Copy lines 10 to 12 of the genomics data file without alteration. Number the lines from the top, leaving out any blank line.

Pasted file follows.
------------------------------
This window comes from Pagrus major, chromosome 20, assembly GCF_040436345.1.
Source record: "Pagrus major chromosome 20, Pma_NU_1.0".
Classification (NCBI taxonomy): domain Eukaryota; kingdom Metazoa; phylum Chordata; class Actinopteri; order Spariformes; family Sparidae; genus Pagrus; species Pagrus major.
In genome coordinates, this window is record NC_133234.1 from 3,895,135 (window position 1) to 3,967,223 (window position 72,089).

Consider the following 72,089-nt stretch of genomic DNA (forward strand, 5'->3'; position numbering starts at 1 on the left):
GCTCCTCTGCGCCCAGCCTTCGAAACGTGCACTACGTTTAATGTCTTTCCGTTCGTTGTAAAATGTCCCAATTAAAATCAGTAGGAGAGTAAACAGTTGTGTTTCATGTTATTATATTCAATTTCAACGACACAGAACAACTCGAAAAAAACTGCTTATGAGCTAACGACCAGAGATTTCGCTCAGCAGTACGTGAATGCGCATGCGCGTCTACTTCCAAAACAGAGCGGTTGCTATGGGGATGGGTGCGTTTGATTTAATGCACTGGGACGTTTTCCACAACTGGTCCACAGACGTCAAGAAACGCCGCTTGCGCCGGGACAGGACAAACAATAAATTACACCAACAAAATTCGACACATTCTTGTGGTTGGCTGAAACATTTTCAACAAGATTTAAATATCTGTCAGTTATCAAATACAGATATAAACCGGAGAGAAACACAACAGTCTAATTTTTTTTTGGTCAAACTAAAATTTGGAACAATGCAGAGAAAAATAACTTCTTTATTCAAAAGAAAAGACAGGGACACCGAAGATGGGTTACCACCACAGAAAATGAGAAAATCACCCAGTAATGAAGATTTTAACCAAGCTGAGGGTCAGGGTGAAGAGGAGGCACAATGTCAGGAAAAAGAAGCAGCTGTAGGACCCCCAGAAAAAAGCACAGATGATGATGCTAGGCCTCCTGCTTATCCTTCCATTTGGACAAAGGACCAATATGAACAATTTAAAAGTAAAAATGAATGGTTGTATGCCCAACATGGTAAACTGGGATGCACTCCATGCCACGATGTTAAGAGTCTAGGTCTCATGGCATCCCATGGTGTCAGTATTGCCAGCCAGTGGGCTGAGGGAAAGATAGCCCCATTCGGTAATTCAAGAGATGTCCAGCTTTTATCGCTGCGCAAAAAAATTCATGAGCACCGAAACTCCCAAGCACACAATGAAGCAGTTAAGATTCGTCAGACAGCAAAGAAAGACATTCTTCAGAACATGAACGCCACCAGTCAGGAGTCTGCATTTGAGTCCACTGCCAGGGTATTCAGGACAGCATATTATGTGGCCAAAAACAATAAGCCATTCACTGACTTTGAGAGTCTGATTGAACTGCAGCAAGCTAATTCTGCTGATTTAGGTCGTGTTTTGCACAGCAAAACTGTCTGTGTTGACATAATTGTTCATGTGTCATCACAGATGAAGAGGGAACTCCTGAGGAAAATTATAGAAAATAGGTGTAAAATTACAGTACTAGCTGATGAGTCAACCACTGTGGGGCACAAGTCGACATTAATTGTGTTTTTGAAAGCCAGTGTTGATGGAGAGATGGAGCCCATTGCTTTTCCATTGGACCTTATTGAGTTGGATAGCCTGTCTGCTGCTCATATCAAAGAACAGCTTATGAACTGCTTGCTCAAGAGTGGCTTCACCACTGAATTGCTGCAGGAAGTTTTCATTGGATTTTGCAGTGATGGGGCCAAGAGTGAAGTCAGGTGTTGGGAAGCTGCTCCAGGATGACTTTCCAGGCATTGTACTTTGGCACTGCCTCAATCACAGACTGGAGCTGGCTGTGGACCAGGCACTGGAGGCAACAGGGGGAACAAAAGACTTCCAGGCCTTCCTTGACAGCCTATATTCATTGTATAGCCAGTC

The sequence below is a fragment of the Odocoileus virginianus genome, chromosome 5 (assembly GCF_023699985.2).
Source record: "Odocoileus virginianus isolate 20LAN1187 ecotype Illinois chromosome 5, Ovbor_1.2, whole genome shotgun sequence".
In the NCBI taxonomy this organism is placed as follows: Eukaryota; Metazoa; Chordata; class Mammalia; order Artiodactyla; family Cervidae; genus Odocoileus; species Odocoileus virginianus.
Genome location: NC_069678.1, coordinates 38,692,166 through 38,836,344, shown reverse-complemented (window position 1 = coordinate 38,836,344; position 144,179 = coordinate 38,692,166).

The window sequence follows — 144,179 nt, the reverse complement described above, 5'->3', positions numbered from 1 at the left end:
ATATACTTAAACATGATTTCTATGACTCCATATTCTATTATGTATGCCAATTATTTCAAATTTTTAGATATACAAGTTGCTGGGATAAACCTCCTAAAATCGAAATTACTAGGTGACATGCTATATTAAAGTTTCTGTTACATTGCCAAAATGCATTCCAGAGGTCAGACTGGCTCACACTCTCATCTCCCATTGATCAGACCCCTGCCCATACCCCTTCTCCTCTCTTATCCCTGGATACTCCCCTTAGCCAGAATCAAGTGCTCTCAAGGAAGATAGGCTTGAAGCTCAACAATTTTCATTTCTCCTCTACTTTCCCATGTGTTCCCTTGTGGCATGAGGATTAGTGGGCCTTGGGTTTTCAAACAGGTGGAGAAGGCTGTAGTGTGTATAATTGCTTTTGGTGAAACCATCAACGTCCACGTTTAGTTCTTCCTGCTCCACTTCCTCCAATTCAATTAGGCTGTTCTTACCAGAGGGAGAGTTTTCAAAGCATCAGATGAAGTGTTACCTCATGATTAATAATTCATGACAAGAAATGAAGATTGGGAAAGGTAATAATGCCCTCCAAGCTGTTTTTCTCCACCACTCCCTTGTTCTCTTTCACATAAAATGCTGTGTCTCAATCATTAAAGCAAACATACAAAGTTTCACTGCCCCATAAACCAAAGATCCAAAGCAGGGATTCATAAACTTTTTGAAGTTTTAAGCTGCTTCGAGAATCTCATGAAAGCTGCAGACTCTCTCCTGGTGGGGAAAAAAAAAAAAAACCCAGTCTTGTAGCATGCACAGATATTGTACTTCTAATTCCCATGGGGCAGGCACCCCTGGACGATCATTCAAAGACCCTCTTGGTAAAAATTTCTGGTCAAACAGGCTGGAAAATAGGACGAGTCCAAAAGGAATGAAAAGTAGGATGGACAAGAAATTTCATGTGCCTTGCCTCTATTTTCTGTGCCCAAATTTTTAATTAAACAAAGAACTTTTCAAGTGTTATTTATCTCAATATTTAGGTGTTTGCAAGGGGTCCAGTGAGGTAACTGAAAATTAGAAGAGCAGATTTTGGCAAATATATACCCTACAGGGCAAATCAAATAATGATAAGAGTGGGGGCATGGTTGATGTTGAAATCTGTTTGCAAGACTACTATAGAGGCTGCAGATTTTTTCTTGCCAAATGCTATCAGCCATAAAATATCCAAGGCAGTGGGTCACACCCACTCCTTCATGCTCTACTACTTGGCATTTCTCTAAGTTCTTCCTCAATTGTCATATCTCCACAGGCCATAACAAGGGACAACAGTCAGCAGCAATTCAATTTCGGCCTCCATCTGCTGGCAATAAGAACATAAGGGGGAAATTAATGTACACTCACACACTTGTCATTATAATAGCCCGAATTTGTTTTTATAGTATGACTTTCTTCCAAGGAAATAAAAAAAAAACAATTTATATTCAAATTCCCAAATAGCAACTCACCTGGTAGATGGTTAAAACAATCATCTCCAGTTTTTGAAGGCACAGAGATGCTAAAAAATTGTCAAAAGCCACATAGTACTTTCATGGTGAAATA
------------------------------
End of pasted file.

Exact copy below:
Genome location: NC_069678.1, coordinates 38,692,166 through 38,836,344, shown reverse-complemented (window position 1 = coordinate 38,836,344; position 144,179 = coordinate 38,692,166).

The window sequence follows — 144,179 nt, the reverse complement described above, 5'->3', positions numbered from 1 at the left end:
ATATACTTAAACATGATTTCTATGACTCCATATTCTATTATGTATGCCAATTATTTCAAATTTTTAGATATACAAGTTGCTGGGATAAACCTCCTAAAATCGAAATTACTAGGTGACATGCTATATTAAAGTTTCTGTTACATTGCCAAAATGCATTCCAGAGGTCAGACTGGCTCACACTCTCATCTCCCATTGATCAGACCCCTGCCCATACCCCTTCTCCTCTCTTATCCCTGGATACTCCCCTTAGCCAGAATCAAGTGCTCTCAAGGAAGATAGGCTTGAAGCTCAACAATTTTCATTTCTCCTCTACTTTCCCATGTGTTCCCTTGTGGCATGAGGATTAGTGGGCCTTGGGTTTTCAAACAGGTGGAGAAGGCTGTAGTGTGTATAATTGCTTTTGGTGAAACCATCAACGTCCACGTTTAGTTCTTCCTGCTCCACTTCCTCCAATTCAATTAGGCTGTTCTTACCAGAGGGAGAGTTTTCAAAGCATCAGATGAAGTGTTACCTCATGATTAATAATTCATGACAAGAAATGAAGATTGGGAAAGGTAATAATGCCCTCCAAGCTGTTTTTCTCCACCACTCCCTTGTTCTCTTTCACATAAAATGCTGTGTCTCAATCATTAAAGCAAACATACAAAGTTTCACTGCCCCATAAACCAAAGATCCAAAGCAGGGATTCATAAACTTTTTGAAGTTTTAAGCTGCTTCGAGAATCTCATGAAAGCTGCAGACTCTCTCCTGGTGGGGAAAAAAAAAAAAAACCCAGTCTTGTAGCATGCACAGATATTGTACTTCTAATTCCCATGGGGCAGGCACCCCTGGACGATCATTCAAAGACCCTCTTGGTAAAAATTTCTGGTCAAACAGGCTGGAAAATAGGACGAGTCCAAAAGGAATGAAAAGTAGGATGGACAAGAAATTTCATGTGCCTTGCCTCTATTTTCTGTGCCCAAATTTTTAATTAAACAAAGAACTTTTCAAGTGTTATTTATCTCAATATTTAGGTGTTTGCAAGGGGTCCAGTGAGGTAACTGAAAATTAGAAGAGCAGATTTTGGCAAATATATACCCTACAGGGCAAATCAAATAATGATAAGAGTGGGGGCATGGTTGATGTTGAAATCTGTTTGCAAGACTACTATAGAGGCTGCAGATTTTTTCTTGCCAAATGCTATCAGCCATAAAATATCCAAGGCAGTGGGTCACACCCACTCCTTCATGCTCTACTACTTGGCATTTCTCTAAGTTCTTCCTCAATTGTCATATCTCCACAGGCCATAACAAGGGACAACAGTCAGCAGCAATTCAATTTCGGCCTCCATCTGCTGGCAATAAGAACATAAGGGGGAAATTAATGTACACTCACACACTTGTCATTATAATAGCCCGAATTTGTTTTTATAGTATGACTTTCTTCCAAGGAAATAAAAAAAAAACAATTTATATTCAAATTCCCAAATAGCAACTCACCTGGTAGATGGTTAAAACAATCATCTCCAGTTTTTGAAGGCACAGAGATGCTAAAAAATTGTCAAAAGCCACATAGTACTTTCATGGTGAAATA